Día de la Virgen de los Ángeles—The Virgin of Angels Day
This celebration takes place on August 2nd, when the whole country celebrates Costa Rica’s patron saint, the Virgin of Angels, also known as ‘la Negrita’ or Black Virgin. The statue of the Black Virgin—believed to be indigenous representation of Virgin Mary—was found in the early 17th Century in Costa Rica’s former capital, Cartago.
According to local folklore, the statue kept miraculously reappearing at the same site where it was originally found, so the locals decided to build a shrine on the very same spot, and it has remained there until the present day. The Virgin is displayed on the main altar at the Our Lady of Angels Basilica in Cartago.
Nearly two million Costa Ricans walk the 13.6 miles from San Jose downtown to the Cathedral each year, in order to honor the legend of the Virgin Mary. Prior to the celebration you will see thousands of pilgrims walking from all corners of the country (and sometimes other areas of Central America) to get to Cartago.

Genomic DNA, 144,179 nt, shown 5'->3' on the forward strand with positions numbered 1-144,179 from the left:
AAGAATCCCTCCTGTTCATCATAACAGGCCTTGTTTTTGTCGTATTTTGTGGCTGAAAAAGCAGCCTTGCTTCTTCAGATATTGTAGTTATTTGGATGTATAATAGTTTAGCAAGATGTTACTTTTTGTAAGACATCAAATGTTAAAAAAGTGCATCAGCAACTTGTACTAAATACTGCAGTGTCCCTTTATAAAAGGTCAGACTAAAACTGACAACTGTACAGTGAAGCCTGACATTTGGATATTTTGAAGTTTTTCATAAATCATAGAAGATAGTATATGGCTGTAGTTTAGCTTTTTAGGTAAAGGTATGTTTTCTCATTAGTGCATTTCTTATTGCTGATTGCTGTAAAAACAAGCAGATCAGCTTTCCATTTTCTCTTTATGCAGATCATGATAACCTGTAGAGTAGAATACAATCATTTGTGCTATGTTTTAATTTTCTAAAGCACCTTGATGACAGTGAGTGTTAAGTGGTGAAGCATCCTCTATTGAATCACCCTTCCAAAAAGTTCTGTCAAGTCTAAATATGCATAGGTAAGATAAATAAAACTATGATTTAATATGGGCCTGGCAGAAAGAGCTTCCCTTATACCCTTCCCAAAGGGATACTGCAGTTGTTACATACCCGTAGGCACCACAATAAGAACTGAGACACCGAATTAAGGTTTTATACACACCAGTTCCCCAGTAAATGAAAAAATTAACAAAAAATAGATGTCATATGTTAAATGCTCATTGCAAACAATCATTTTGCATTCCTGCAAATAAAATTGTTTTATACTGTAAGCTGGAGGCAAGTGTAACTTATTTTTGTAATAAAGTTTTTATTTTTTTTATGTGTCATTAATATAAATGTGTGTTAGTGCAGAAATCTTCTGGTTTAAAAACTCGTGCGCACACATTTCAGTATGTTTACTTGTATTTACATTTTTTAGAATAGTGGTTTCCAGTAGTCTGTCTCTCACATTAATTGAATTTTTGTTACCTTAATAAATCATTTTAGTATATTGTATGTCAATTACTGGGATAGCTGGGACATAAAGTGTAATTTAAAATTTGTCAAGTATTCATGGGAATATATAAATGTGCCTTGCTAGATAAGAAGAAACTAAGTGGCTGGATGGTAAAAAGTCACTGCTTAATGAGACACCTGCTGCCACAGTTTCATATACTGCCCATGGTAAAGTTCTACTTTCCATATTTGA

Things to remember during this holiday:
Some streets can be very crowded and traffic may be completely shut down in specific areas of the city. However, this is something that mostly affects San Jose and Cartago. You also may see peregrines in the days after August 2nd. Private services usually run normally, although public institutions and schools are off for the day.
Costa Rica’s Independence Day is celebrated on September 15th. Unlike other countries in the region where armies perform pompous parades, Costa Rica celebrates its declaration of independence from Spain by organizing student parades. School children dress up in the national attire and go out to the main streets with colorful homemade faroles—lanterns.
The celebration actually begins on the 14th as everyone awaits the ‘freedom torch’ that is brought in all the way from Guatemala by various runners (mostly students). This signifies the voice of the independence brought from Guatemala in 1821. Promptly at 6pm people pour out onto the streets, where the entire country sings the national anthem followed by the students’ faroles parade and fireworks.
Things to remember during this holiday:
This day is celebrated locally with parades and music. You may spot and hear these activities at the nearest town, and some places may offer a special night commemorating Costa Rican folklore with concerts and dancing. Otherwise, it is a very peaceful event. As with Our Lady of Angels Day, private services usually run without changes, but public institutions are free for the day.